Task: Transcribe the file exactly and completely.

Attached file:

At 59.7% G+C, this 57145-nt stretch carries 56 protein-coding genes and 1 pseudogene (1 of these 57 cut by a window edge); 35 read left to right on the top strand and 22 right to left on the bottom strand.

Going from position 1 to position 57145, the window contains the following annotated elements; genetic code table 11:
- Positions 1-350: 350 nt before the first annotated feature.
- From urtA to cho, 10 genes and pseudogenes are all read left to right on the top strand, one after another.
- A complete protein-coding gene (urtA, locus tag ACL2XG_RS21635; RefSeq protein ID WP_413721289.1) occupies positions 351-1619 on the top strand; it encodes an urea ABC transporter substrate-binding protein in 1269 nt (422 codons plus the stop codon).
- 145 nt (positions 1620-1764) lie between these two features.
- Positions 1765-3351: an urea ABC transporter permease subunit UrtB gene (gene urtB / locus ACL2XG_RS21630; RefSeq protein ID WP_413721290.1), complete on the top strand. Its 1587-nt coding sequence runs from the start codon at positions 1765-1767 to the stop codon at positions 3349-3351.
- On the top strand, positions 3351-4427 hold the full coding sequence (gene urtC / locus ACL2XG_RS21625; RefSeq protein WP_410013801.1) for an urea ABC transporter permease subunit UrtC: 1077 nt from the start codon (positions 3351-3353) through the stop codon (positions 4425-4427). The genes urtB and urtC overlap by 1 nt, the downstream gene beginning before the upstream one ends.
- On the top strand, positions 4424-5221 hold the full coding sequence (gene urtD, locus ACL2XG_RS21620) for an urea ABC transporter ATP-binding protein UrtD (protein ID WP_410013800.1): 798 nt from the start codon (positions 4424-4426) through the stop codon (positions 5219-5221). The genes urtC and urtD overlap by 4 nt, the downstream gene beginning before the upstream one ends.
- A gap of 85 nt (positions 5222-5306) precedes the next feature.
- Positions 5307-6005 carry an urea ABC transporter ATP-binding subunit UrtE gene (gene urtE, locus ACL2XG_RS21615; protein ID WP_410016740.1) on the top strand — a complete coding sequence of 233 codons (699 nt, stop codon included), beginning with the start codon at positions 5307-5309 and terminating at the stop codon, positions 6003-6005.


At 59.7% G+C, this 57145-nt stretch carries 56 protein-coding genes and 1 pseudogene (1 of these 57 cut by a window edge); 35 read left to right on the top strand and 22 right to left on the bottom strand.

Going from position 1 to position 57145, the window contains the following annotated elements; genetic code table 11:
- Positions 1-350: 350 nt before the first annotated feature.
- From urtA to cho, 10 genes and pseudogenes are all read left to right on the top strand, one after another.
- A complete protein-coding gene (urtA, locus tag ACL2XG_RS21635; RefSeq protein ID WP_413721289.1) occupies positions 351-1619 on the top strand; it encodes an urea ABC transporter substrate-binding protein in 1269 nt (422 codons plus the stop codon).
- 145 nt (positions 1620-1764) lie between these two features.
- Positions 1765-3351: an urea ABC transporter permease subunit UrtB gene (gene urtB / locus ACL2XG_RS21630; RefSeq protein ID WP_413721290.1), complete on the top strand. Its 1587-nt coding sequence runs from the start codon at positions 1765-1767 to the stop codon at positions 3349-3351.
- On the top strand, positions 3351-4427 hold the full coding sequence (gene urtC / locus ACL2XG_RS21625; RefSeq protein WP_410013801.1) for an urea ABC transporter permease subunit UrtC: 1077 nt from the start codon (positions 3351-3353) through the stop codon (positions 4425-4427). The genes urtB and urtC overlap by 1 nt, the downstream gene beginning before the upstream one ends.
- On the top strand, positions 4424-5221 hold the full coding sequence (gene urtD, locus ACL2XG_RS21620) for an urea ABC transporter ATP-binding protein UrtD (protein ID WP_410013800.1): 798 nt from the start codon (positions 4424-4426) through the stop codon (positions 5219-5221). The genes urtC and urtD overlap by 4 nt, the downstream gene beginning before the upstream one ends.
- A gap of 85 nt (positions 5222-5306) precedes the next feature.
- Positions 5307-6005 carry an urea ABC transporter ATP-binding subunit UrtE gene (gene urtE, locus ACL2XG_RS21615; protein ID WP_410016740.1) on the top strand — a complete coding sequence of 233 codons (699 nt, stop codon included), beginning with the start codon at positions 5307-5309 and terminating at the stop codon, positions 6003-6005.